Javelin: No Mas

posted by dpm on 09/01/2010


            Growing up beneath the tall shadows of Philly skyscrapers, and cutting my punk teeth skateboarding on the concrete curves of Love Park whenever I had the cajones to do so, I often get nostalgic whenever I head home to visit the folks and happen upon my old haunts. You know that head space you get it where everything around you slows to the speed of the camera eye, while lilting beats resonate in the air around you?—Well, freaks of the industry, Javelin, with their shaken-not-stirred blend of musical hallucinations, has returned us to those riot time daydreams once again.
No Mas, released in April of 2010, has surfaced as an albums that critics and recreational listeners alike agree is going to place Javelin as one of hip-hop’s vanguard elite. Their approach to re-creating a plateful o’ heaven is genius—They’ve heisted the best parts of disco-era dance music, slathered on a thick layer of dirty funk and kaledescopic eloquence, and BLAM-O!, you’ve got the bedrock for their tasty boombox recipe. Songs like the buttery intro “Vibrationz”, the tic-tac R&B vocals of “Mossy Woodland” and the Motown masterpeice “Intervale Themes” and “Susie Cues” place the bar quite high on this album, while the gaps between are over-flowing with several standout tracks.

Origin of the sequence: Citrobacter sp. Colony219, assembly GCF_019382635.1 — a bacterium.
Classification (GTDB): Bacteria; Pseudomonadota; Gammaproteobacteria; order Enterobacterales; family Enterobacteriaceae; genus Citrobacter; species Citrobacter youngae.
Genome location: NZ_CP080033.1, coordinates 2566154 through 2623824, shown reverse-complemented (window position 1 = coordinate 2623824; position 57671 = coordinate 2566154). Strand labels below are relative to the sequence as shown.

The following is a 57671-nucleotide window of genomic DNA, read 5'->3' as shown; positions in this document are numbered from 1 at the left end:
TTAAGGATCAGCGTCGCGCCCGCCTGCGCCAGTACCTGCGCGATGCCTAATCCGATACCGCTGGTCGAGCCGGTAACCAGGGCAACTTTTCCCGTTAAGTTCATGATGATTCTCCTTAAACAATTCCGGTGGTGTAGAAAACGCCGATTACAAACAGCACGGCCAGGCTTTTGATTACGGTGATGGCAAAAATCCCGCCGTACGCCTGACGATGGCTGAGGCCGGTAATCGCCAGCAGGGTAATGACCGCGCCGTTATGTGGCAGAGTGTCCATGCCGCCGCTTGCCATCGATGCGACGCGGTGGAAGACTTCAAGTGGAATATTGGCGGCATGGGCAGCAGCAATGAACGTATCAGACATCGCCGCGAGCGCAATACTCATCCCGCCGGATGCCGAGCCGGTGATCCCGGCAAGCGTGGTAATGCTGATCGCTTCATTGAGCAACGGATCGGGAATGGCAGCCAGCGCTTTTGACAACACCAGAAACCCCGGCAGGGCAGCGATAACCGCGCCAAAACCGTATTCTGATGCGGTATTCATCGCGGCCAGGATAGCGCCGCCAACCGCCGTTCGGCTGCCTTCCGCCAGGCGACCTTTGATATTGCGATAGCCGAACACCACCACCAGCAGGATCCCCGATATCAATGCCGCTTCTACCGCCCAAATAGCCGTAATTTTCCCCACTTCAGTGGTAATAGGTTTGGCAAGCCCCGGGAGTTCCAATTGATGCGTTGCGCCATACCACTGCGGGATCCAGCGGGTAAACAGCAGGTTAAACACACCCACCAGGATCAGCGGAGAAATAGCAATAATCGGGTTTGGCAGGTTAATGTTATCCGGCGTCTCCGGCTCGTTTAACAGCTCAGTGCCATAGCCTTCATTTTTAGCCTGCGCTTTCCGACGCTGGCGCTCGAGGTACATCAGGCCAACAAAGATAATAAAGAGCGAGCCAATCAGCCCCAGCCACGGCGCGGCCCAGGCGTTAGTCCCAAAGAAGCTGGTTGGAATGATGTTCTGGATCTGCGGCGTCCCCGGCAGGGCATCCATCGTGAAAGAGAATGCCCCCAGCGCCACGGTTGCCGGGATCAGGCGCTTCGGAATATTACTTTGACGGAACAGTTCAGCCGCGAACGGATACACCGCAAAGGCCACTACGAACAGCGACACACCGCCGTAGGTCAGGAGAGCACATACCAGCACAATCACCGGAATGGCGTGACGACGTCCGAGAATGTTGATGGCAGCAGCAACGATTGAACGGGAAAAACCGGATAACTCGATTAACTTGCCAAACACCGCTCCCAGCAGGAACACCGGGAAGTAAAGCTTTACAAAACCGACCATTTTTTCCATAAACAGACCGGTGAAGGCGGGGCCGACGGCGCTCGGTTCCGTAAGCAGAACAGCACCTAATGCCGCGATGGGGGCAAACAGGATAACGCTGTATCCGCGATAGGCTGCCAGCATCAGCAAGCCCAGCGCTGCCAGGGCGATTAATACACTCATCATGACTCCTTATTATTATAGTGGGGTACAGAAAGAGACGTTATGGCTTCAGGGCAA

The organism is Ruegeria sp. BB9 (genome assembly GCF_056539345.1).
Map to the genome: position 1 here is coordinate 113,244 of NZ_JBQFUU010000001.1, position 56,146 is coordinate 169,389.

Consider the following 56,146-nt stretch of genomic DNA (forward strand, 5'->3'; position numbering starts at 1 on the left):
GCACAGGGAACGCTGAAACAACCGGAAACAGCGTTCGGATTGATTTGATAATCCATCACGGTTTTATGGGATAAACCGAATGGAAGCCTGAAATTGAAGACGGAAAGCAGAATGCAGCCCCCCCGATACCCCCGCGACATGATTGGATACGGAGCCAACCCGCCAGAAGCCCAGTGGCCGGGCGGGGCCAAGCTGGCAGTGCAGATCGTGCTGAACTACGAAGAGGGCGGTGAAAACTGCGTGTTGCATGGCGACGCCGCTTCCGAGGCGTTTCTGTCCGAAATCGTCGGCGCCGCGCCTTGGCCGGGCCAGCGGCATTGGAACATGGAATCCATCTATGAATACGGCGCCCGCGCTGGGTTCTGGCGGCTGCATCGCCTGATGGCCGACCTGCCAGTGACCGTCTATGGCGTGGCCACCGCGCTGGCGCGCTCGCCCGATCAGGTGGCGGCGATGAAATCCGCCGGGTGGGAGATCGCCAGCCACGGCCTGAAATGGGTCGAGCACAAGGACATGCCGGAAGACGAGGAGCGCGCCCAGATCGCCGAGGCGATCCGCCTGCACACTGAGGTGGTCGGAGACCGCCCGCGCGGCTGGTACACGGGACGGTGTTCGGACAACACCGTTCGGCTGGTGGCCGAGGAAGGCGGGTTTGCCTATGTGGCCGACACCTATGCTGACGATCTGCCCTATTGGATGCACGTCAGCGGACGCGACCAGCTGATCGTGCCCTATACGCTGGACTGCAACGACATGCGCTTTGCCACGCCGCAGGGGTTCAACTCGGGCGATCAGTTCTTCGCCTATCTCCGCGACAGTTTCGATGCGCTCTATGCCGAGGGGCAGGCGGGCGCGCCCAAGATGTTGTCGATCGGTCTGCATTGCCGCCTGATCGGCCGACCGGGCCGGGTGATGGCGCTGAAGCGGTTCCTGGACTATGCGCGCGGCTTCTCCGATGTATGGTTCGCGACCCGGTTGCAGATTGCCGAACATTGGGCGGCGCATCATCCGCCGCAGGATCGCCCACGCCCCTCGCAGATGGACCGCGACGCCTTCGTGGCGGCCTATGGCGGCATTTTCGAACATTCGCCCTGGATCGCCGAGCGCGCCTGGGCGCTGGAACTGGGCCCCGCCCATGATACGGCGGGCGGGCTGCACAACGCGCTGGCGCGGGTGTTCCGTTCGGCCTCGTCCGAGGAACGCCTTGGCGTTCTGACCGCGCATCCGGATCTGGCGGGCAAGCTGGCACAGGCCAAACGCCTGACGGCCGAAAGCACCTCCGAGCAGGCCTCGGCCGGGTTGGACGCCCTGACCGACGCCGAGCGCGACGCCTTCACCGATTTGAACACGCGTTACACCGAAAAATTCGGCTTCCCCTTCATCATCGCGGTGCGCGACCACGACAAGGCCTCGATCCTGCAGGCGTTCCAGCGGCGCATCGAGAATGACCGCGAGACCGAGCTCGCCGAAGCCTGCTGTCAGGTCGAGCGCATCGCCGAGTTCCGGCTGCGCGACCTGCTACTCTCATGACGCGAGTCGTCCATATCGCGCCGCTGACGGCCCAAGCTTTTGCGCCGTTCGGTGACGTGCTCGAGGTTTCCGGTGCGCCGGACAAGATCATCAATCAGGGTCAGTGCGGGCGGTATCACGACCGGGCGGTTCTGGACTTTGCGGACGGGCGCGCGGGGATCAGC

When I first heard the Brooklyn-by-way-of-Providence-based duo, Javelin, I immediately thought of two climbing scenarios where their music would serve as the perfect backdrop. The first was this: A gaggle of pedestrians gawking at a couple of greased up Joey Bagadonuts buildering lengthwise on an city bank somewhere in one of the five burroughs of NYC. The other: You’re enjoying a brilliant day of sending at [insert your favorite international beachside crag], while smokin’ hot units of the opposite gender lay about, half-naked, at the base of the crag. Whether climbing in the urban playground or rope-wrangling in a rural stadium, Javelin’s No Mas is THE choice soundtrack for hot weather grappling of the vertical kind. Download your copy for a mere $7.99.